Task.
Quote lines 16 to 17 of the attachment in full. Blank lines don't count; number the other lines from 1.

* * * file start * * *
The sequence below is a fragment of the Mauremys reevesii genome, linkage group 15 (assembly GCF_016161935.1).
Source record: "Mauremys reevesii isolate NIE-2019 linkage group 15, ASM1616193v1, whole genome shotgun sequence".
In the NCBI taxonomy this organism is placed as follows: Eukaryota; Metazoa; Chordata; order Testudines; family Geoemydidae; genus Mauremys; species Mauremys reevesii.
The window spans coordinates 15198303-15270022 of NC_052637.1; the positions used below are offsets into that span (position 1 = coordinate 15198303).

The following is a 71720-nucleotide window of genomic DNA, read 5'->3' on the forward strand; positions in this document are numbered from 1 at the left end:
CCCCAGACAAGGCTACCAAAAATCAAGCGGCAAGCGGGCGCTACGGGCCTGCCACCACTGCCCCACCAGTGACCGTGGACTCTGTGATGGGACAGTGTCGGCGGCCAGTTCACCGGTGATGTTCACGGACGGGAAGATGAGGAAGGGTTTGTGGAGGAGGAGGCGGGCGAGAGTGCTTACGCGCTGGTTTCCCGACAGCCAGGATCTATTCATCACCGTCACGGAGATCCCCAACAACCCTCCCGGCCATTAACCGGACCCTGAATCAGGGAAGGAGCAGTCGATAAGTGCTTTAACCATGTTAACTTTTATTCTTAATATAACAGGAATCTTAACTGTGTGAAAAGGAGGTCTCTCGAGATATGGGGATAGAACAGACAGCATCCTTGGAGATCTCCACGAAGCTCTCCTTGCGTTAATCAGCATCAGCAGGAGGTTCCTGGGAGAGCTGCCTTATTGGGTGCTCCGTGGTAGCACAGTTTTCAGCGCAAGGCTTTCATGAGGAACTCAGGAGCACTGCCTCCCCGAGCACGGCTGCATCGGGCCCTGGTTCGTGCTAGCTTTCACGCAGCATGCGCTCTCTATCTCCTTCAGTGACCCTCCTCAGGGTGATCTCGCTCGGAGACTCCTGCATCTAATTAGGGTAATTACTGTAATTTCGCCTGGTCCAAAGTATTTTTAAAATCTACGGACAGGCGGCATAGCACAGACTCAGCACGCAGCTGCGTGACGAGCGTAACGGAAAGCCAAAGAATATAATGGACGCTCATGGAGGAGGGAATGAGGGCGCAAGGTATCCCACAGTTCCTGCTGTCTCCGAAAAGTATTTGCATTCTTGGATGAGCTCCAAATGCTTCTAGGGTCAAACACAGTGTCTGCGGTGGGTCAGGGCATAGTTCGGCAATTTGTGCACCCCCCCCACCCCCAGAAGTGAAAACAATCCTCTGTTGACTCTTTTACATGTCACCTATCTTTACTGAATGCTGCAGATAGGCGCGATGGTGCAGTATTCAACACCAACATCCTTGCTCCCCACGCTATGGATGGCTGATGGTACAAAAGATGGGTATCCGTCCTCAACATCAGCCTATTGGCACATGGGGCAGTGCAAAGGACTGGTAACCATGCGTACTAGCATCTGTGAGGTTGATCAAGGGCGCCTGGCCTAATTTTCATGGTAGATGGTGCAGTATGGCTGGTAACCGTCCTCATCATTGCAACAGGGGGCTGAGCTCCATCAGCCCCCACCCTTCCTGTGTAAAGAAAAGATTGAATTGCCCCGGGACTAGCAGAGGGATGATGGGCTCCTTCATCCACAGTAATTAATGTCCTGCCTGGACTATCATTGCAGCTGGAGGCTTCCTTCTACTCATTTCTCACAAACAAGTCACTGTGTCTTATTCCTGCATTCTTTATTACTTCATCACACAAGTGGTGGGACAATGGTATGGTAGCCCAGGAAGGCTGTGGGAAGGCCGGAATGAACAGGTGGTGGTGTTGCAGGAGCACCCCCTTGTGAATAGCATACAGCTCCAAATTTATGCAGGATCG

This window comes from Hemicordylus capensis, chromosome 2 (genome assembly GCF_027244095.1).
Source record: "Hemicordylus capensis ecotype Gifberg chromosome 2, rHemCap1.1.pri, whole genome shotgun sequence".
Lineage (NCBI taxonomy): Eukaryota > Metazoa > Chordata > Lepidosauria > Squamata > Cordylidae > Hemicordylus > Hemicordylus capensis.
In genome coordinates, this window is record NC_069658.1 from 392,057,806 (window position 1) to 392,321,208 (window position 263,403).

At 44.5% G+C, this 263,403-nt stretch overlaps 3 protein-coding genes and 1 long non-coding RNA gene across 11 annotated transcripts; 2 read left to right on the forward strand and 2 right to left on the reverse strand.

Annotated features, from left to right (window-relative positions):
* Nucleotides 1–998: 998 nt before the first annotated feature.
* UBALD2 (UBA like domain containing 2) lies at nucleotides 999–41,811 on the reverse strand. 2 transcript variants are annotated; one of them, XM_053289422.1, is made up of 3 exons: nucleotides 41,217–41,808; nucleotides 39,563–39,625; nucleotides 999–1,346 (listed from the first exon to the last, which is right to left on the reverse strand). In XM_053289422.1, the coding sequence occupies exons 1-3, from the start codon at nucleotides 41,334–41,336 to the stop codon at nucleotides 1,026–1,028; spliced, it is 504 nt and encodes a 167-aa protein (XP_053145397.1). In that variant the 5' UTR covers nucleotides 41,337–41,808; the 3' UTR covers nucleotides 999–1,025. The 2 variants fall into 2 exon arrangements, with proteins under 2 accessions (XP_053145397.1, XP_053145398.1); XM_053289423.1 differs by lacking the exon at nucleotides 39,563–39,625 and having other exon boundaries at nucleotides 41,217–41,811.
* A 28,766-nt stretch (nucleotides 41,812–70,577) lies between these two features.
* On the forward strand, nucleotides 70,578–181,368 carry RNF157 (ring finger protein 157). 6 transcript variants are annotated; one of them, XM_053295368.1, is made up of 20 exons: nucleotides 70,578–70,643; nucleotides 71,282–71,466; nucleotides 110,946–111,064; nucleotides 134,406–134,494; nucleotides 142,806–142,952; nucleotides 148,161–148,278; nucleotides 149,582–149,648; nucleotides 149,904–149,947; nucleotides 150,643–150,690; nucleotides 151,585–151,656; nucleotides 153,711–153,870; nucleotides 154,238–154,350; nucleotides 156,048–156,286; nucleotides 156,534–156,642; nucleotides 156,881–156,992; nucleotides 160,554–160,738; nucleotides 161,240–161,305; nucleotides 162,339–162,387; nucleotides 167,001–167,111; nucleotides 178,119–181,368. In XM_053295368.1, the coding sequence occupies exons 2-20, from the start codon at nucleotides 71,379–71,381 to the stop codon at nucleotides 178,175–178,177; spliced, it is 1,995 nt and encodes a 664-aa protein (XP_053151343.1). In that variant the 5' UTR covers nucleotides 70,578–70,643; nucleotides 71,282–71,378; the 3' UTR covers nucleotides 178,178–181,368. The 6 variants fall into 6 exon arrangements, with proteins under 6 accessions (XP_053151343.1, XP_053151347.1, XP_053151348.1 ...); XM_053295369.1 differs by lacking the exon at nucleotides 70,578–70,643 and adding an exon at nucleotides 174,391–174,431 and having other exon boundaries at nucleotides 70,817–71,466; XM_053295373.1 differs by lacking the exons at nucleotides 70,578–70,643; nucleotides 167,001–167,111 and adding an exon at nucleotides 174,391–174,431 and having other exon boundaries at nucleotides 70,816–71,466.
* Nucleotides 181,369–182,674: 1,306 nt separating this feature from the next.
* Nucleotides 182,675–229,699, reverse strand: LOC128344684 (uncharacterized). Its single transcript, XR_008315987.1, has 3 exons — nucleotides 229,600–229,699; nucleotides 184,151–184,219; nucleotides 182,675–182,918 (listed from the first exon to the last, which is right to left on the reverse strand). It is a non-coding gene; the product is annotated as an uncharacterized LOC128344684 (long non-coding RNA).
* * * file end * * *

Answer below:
* On the forward strand, nucleotides 70,578–181,368 carry RNF157 (ring finger protein 157). 6 transcript variants are annotated; one of them, XM_053295368.1, is made up of 20 exons: nucleotides 70,578–70,643; nucleotides 71,282–71,466; nucleotides 110,946–111,064; nucleotides 134,406–134,494; nucleotides 142,806–142,952; nucleotides 148,161–148,278; nucleotides 149,582–149,648; nucleotides 149,904–149,947; nucleotides 150,643–150,690; nucleotides 151,585–151,656; nucleotides 153,711–153,870; nucleotides 154,238–154,350; nucleotides 156,048–156,286; nucleotides 156,534–156,642; nucleotides 156,881–156,992; nucleotides 160,554–160,738; nucleotides 161,240–161,305; nucleotides 162,339–162,387; nucleotides 167,001–167,111; nucleotides 178,119–181,368. In XM_053295368.1, the coding sequence occupies exons 2-20, from the start codon at nucleotides 71,379–71,381 to the stop codon at nucleotides 178,175–178,177; spliced, it is 1,995 nt and encodes a 664-aa protein (XP_053151343.1). In that variant the 5' UTR covers nucleotides 70,578–70,643; nucleotides 71,282–71,378; the 3' UTR covers nucleotides 178,178–181,368. The 6 variants fall into 6 exon arrangements, with proteins under 6 accessions (XP_053151343.1, XP_053151347.1, XP_053151348.1 ...); XM_053295369.1 differs by lacking the exon at nucleotides 70,578–70,643 and adding an exon at nucleotides 174,391–174,431 and having other exon boundaries at nucleotides 70,817–71,466; XM_053295373.1 differs by lacking the exons at nucleotides 70,578–70,643; nucleotides 167,001–167,111 and adding an exon at nucleotides 174,391–174,431 and having other exon boundaries at nucleotides 70,816–71,466.
* Nucleotides 181,369–182,674: 1,306 nt separating this feature from the next.